Figure 7 shows that although guests had higher rates of remaining in one household type over the three years than hosts, guests who do not consistently live in a single household type throughout the three-year period experienced a variety of other household types. In contrast, hosts who did not live consistently in a single household type throughout the three-year period more often spent much of the rest of the observation period in a household that was not doubled up (dark gray).

To examine movement between household types, Table 3 focuses on children who doubled up at some point during the three years and experienced at least one household type transition (children who were consistently doubled-up in one household type are not included in this table).10 Among children with at least one transition, guests had more transitions over the three-year period on average (1.75) than hosts (1.65). Thus, although guests had higher rates of remaining in one household type over the three years than hosts (see Table 2), among children who did not remain in a single household type, guests experienced more movement between types on average than hosts (Table 3). Among children with at least one transition, those in host multigenerational households experienced the fewest transitions between household types on average (1.60), whereas those in nonkin guest households experienced the most (1.87).

Furthermore, the results show differences by household type in the nature of transitions children typically experienced. The second row of Table 3 shows that multiple spells of residence in a specific household type (i.e., exiting a household type and reentering it again within the three-year period) was most common for children who lived in guest multigenerational households; 14% of children who lived in guest multigenerational households for part of their observation period experienced multiple spells of residence in such households over the three years. Additionally, multiple spells of residence were fairly common for children who lived in host extended kin households (8%) and host nonkin households (10%).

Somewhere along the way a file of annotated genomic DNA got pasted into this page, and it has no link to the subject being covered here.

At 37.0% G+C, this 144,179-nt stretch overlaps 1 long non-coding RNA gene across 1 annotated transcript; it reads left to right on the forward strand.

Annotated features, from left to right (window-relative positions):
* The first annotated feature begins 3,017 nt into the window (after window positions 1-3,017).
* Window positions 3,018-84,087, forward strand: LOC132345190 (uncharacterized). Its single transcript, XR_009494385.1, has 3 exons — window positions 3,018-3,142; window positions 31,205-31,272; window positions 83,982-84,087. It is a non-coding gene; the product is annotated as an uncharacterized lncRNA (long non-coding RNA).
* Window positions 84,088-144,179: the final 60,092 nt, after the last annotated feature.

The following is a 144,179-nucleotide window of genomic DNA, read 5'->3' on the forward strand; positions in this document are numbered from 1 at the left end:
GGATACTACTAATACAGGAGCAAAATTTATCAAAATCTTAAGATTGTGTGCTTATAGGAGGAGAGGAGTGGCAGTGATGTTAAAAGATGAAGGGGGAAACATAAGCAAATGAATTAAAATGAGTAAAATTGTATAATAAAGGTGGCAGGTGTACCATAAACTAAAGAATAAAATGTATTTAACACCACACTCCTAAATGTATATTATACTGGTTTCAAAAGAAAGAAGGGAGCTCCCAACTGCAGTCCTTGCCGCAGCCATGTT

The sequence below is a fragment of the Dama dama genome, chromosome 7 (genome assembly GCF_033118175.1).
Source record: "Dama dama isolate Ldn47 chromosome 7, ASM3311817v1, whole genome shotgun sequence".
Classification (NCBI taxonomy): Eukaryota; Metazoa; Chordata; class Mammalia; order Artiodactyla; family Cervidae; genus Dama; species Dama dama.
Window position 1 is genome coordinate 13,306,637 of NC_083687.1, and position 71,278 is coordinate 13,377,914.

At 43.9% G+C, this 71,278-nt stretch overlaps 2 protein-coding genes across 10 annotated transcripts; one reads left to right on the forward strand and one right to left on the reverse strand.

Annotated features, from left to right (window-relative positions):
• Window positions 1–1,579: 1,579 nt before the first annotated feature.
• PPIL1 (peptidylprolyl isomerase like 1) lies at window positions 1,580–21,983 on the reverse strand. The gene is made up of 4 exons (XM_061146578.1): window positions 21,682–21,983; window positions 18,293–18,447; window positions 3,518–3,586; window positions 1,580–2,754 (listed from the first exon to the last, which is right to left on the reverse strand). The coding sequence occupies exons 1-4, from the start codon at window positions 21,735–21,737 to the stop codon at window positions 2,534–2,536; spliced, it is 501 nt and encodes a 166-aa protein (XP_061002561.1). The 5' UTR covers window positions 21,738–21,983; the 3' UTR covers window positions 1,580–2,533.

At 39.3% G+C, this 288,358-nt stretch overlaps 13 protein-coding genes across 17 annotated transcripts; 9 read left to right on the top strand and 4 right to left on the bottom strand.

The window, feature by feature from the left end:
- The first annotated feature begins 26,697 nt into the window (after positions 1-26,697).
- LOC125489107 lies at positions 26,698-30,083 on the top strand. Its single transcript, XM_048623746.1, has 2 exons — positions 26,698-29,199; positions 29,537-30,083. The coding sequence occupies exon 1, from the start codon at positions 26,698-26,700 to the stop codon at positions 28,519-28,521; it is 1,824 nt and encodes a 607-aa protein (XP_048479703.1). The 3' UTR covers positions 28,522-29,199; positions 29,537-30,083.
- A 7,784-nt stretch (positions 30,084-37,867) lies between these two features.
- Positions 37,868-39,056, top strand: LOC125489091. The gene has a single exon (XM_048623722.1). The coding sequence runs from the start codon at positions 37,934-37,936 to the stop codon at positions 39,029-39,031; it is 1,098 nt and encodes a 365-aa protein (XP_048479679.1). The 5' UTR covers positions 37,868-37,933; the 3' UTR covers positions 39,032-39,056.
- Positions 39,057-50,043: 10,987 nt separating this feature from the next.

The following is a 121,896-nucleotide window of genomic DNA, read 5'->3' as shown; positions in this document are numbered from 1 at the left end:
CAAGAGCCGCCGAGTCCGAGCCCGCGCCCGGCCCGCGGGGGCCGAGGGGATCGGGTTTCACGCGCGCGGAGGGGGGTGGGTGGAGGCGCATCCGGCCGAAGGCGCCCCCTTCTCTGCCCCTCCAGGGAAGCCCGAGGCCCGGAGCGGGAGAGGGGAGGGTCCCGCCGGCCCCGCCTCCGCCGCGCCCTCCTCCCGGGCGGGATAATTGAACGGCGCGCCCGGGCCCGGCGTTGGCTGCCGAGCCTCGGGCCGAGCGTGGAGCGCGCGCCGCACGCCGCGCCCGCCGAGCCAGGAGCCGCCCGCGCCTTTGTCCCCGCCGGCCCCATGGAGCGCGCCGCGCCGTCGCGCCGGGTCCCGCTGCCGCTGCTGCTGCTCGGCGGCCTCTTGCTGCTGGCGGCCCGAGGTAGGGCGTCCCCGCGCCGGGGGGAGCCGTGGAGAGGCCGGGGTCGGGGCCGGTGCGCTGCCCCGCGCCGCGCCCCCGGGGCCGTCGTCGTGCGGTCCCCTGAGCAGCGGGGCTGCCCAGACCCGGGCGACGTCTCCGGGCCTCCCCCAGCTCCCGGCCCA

The final two rows of Table 3 show the proportion of children who lived in each household type for part of their sequence and also lived in one or more (or two or more) other doubled-up household types. Of children with at least one transition, guests more often lived in multiple doubled-up household types over the three years than hosts. About one-third of children who lived in guest multigenerational households for part of their sequence also lived in at least one other doubled-up household type, as did 40% of children who lived in guest extended family households and 46% of children who lived in guest nonkin households. Children who lived as guests in one household type had higher rates of living as guests in other household types (see Table A4 in the online appendix for full information on children's residence in multiple household types). This finding suggests that a subset of guests use doubling up as a longer-term housing strategy, cycling between households with grandparents, nongrandparent extended family, and nonkin. In contrast, less than three-tenths of children who lived in each host household type for part of their sequence lived in multiple doubled-up household types.

Discussion

This study contributes to the growing family demography literature on children's coresidence with adults beyond the nuclear family by attending to both housing status and household composition. We show that the 15% of American children who live doubled up are approximately equally split between hosts and guests: about half live in a home that is rented/owned by their parent or parent's romantic partner, and the other half are guests in someone else's home. Host/guest status often reflects whether the family receives housing support or provides it to others. Relying on others for housing can leave families precariously housed and limit parents' control over the home environment (Edin and Shaefer 2015; Harvey 2020b); thus, it is notable that nearly 8% of U.S. children are doubled-up guests, with no home of their own. However, assuming that most doubled-up children live in someone else's home would be a mistake; half are doubled up with their nuclear family providing housing support to others.